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Dry Diggings (suite)

The garnet is of constant occurrence, and always in relatively considerable amounts. It is found in the form of rounded or angular grains, crystals, or even indications of crystalline form, being never observed. The grains are usually in a fresh and unaltered state, and therefore appear bright and transparent, some, however, are cloudy and opaque, and of a reddish-brown colour, in consequence of a process of decomposition having commenced. The colour of the unaltered garnets is variable, a deep wine- or hyacinth-red is most frequent, and red tinged with violet is less common, while light or dark brownish-yellow, and a beautiful ruby-red are colours which are seen but rarely. Garnets of this ruby-red colour are cut for gems and enter the market under the name of "cape rubies". In size the garnet grains vary from mere dust up to the size of a walnut. All specimens yet examined contain a little chromium, and have the chemical composition of pyrope, itself well known and much used in jewellery under the name Bohemian garnet.

The members of the pyroxene group most frequently met with are enstatite (and bronzite) and chrome-diopside. The enstatite has the usual composition, but not the usual appearance of this mineral. It occurs generally in fragments about the size of a hazelnut. It is transparent, with the colour of green bottle-glass, and has a distinct cleavage and a conchoidal fracture. It closely resembles olivine in appearance, and is frequently confused with this mineral. It is often found intergrown with garnet in such a way that a shell of enstatite encloses single grains of garnet. This variety of enstatite is of more common occurrence than is the garnet. Another variety of enstatite (bronzite) also occurs, but more rarely. It is brown in colour and less unlike the ordinary mineral in appearance; moreover, it has a distinct plane of separation in one direction.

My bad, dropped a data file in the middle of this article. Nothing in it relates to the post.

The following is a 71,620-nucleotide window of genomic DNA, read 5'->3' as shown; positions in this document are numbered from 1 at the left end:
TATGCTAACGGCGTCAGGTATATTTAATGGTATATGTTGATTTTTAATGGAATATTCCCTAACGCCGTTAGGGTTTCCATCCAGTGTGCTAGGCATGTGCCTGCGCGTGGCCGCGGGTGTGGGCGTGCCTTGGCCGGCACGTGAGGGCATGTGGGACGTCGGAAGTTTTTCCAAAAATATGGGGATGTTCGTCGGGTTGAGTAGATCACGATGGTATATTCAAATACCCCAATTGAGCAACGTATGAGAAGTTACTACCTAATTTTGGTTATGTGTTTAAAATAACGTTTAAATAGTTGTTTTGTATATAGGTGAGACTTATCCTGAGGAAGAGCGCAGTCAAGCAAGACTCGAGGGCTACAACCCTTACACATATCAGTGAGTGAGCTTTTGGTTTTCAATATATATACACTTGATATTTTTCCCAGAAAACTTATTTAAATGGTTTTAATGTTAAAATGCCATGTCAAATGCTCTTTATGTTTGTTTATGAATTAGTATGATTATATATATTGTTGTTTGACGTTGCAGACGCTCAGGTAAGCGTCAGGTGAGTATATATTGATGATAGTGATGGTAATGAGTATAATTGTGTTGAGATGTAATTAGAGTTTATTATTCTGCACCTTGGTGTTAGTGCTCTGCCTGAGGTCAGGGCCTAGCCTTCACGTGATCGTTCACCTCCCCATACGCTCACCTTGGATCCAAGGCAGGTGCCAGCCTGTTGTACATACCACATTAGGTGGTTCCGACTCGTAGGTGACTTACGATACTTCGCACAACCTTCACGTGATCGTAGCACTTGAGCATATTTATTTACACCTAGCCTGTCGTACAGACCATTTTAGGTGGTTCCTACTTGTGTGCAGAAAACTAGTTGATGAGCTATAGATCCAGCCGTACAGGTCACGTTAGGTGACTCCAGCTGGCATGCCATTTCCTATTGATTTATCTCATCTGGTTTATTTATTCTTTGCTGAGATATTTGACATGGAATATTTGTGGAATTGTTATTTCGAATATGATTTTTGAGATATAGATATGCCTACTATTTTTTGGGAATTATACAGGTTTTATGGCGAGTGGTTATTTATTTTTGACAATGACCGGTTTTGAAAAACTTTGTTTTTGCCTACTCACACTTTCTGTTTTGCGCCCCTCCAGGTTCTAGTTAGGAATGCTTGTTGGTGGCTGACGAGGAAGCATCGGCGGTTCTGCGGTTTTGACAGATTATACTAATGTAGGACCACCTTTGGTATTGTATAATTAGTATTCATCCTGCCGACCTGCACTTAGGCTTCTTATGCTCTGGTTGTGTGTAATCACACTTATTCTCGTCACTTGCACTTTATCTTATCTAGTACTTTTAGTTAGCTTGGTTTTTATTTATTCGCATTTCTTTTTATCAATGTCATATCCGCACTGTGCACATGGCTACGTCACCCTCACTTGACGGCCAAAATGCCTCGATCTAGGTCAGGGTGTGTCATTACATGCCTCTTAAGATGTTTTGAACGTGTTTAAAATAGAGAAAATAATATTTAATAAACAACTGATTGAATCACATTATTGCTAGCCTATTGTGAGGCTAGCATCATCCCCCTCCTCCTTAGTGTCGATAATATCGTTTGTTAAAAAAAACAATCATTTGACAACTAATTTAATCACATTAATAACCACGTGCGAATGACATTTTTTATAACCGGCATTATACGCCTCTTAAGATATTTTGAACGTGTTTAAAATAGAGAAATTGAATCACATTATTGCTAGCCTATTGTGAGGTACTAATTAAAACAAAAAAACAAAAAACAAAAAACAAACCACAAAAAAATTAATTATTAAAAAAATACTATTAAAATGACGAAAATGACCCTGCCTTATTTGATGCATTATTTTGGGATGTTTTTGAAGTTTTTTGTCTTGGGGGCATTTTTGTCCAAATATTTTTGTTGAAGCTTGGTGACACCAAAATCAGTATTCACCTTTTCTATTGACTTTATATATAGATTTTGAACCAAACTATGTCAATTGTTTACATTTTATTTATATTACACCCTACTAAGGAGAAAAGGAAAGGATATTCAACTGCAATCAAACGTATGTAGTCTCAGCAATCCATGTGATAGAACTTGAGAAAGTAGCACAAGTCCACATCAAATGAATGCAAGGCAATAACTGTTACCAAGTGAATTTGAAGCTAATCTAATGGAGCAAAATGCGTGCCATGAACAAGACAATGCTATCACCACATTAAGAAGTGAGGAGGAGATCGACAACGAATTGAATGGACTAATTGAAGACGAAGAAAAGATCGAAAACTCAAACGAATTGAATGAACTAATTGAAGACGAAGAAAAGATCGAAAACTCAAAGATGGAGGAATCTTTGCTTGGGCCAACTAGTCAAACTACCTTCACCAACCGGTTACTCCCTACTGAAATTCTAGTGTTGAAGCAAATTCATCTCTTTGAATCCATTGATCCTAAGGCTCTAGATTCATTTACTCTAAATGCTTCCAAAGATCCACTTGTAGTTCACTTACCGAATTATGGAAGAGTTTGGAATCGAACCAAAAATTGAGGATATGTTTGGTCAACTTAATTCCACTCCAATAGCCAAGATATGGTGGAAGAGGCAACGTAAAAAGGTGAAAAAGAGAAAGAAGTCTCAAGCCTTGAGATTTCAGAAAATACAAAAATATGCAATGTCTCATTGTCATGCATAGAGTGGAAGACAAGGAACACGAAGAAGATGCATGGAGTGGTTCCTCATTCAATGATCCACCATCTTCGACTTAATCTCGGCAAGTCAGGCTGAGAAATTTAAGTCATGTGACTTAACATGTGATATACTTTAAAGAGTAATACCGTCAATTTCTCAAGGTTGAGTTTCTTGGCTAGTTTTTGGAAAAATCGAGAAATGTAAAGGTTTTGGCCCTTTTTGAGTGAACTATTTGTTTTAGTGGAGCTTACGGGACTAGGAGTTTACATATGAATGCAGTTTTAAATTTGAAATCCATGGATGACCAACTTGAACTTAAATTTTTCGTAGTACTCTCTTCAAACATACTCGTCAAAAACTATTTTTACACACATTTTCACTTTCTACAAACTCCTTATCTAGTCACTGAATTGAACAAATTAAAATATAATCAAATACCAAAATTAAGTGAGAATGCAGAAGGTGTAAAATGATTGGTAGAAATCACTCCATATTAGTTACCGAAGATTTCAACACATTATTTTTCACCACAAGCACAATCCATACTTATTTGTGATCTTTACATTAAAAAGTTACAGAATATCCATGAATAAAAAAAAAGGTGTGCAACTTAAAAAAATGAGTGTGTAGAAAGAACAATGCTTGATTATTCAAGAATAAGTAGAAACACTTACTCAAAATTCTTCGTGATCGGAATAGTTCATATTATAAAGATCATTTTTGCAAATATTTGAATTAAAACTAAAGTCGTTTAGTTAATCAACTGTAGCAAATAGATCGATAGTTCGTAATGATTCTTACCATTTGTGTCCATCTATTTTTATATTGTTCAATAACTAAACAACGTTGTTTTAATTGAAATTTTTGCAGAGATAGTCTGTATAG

Chrome-diopside, sometimes referred to as chromiferous diallage, though less common than garnet, is yet very frequently met with. It occurs in irregular polyhedral grains of about the same size as the garnet grains and with no trace of crystal-faces. It is emerald-green in colour, translucent in mass, but transparent in thin splinters, and is usually distinctly cleavable in one direction. Wollastonite, another mineral of the pyroxene group, is also said to occur in the "blue ground".

The amphibole group of minerals is represented by the green smaragdite, which, however, is of rare occurrence. It has possibly been derived by the alteration of chrome-diopside. The occurrence of tremolite and asbestos has also been reported.

Altered magnesium mica occurs everywhere in small shining scales of a greenish or brownish colour or completely bleached. These thin plates or prisms frequently have a regular six-sided outline, and show the characteristic cleavage of mica; optically they are almost uniaxial. This altered mica, which is distinguished as vaalite, sometimes occurs aggregated into brown balls the size of a hen's egg, and in some places forms the chief constituent of the "blue ground". The glittering scales of mica embedded in the "blue ground" are sometimes mistaken at first sight by the unpractised eye for diamonds.